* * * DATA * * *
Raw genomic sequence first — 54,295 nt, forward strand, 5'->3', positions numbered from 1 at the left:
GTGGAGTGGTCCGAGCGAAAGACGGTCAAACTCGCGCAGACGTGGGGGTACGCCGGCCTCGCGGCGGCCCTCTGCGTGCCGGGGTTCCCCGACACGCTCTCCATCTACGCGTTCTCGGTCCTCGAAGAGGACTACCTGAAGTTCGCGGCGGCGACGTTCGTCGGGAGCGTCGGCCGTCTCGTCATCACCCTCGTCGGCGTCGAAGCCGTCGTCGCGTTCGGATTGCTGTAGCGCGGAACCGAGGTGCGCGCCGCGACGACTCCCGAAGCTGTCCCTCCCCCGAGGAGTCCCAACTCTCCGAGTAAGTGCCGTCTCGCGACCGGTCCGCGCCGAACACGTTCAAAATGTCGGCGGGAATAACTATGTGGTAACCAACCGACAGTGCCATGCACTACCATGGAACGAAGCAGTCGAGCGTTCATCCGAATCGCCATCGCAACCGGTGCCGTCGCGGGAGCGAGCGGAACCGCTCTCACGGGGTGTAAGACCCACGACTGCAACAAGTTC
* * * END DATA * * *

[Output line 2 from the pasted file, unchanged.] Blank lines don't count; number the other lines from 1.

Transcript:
GTGGAGTGGTCCGAGCGAAAGACGGTCAAACTCGCGCAGACGTGGGGGTACGCCGGCCTCGCGGCGGCCCTCTGCGTGCCGGGGTTCCCCGACACGCTCTCCATCTACGCGTTCTCGGTCCTCGAAGAGGACTACCTGAAGTTCGCGGCGGCGACGTTCGTCGGGAGCGTCGGCCGTCTCGTCATCACCCTCGTCGGCGTCGAAGCCGTCGTCGCGTTCGGATTGCTGTAGCGCGGAACCGAGGTGCGCGCCGCGACGACTCCCGAAGCTGTCCCTCCCCCGAGGAGTCCCAACTCTCCGAGTAAGTGCCGTCTCGCGACCGGTCCGCGCCGAACACGTTCAAAATGTCGGCGGGAATAACTATGTGGTAACCAACCGACAGTGCCATGCACTACCATGGAACGAAGCAGTCGAGCGTTCATCCGAATCGCCATCGCAACCGGTGCCGTCGCGGGAGCGAGCGGAACCGCTCTCACGGGGTGTAAGACCCACGACTGCAACAAGTTC